A MAN who verbally assaulted hotel staff has been sentenced by a court.
Joshua Wilcock subjected a member of the staff at the Holiday Inn Express in Barrow to homophobic abuse and cursed other workers.
The 25-year-old admitted two charges of using threatening and abusive words during his appearance in South Cumbria Magistrate’s Court.
The court heard that the incident took place at the Market Street Hotel on May 23.
The magistrates ruled that the offense was aggravated because of the sexual orientation of the victim, because homophobic language was used depending on the perception of the victim’s sexuality.
The court sentenced Wilcock, of Duke Street in Barrow, to a 12-week community order requiring him to adhere to a curfew between 4 p.m. and 7 a.m. each day.
The sentence was increased by eight weeks due to the homophobic nature.
His conviction came as new figures showed homophobia was behind one in five hate crimes recorded in Cumbria last year.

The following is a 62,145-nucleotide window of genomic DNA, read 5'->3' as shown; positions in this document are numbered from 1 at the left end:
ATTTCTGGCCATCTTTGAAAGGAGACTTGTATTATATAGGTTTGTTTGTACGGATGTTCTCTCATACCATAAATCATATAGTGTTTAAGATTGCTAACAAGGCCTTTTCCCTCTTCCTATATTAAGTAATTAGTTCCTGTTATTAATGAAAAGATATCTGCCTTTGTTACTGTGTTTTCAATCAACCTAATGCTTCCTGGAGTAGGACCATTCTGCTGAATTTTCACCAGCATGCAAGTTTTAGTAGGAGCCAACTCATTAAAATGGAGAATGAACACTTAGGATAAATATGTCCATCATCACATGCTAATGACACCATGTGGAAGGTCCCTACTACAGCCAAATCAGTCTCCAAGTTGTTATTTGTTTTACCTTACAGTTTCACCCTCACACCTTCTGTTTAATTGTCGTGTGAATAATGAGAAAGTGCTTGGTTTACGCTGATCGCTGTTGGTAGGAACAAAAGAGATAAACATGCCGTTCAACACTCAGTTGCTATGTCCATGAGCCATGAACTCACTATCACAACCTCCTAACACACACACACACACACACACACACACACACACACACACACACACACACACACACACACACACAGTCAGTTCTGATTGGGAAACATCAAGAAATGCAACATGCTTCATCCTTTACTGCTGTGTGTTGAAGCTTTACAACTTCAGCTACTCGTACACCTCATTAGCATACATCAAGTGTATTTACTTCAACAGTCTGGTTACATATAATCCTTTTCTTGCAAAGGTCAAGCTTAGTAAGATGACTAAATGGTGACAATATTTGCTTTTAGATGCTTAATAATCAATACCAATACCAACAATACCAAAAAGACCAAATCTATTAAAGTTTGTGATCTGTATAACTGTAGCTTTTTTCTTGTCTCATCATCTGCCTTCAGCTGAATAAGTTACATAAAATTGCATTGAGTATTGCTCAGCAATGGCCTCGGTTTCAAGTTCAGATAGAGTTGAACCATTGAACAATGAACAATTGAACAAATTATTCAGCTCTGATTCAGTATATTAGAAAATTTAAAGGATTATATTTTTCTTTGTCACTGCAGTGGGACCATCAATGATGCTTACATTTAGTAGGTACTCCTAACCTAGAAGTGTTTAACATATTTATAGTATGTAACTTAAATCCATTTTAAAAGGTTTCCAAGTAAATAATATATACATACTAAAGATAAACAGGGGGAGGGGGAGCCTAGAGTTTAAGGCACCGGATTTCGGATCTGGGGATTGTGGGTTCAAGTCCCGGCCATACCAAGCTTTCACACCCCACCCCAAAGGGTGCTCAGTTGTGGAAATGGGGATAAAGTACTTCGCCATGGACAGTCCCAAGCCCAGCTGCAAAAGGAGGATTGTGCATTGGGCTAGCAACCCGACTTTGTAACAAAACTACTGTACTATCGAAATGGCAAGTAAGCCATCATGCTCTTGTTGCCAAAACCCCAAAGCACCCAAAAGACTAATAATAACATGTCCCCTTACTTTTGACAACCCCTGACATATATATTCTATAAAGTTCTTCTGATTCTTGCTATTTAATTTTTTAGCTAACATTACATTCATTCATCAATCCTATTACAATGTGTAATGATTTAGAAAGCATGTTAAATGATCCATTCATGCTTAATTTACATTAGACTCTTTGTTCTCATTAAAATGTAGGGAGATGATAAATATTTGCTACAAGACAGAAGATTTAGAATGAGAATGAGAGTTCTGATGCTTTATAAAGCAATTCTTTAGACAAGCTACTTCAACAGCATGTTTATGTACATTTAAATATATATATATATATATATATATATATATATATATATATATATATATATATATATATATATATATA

LGBTQ + charities are calling for action to protect the community, as hate crimes based on sexual orientation have nearly doubled in the past five years in England and Wales.
Home Office data shows Cumbria police recorded 124 homophobic and biphobic hate crimes in the year through March, 25 down from the previous year.
This means that a person’s sexual orientation was a motivator in 18% of the 681 hate crimes recorded in Cumbria last year.
The Home Office said that while the main factors behind the increases were improved police records and the victims’ increased willingness to come forward, the government “could not be complacent”, and a new hate crime strategy will be released this year.
Charity Stonewall says the true scale of hate crimes against LGBTQ + victims may be much higher, due to many unreported incidents.
Robbie de Santos, director of communications and external affairs, said the numbers must be a wake-up call to tackle LGBTQ + hate crimes.
He said, “From ensuring that LGBTQ + hate crimes are properly recorded and prosecuted within the criminal justice system, to training police forces to understand LGBTQ + hate crimes and supporting victims. and survivors, it is essential that we all do more to address violence and hatred directed against LGBTQ + people.
A spokesperson for the Home Office said: “All forms of hate crimes are totally unacceptable.
“The cowards who commit them must feel the full force of the law.”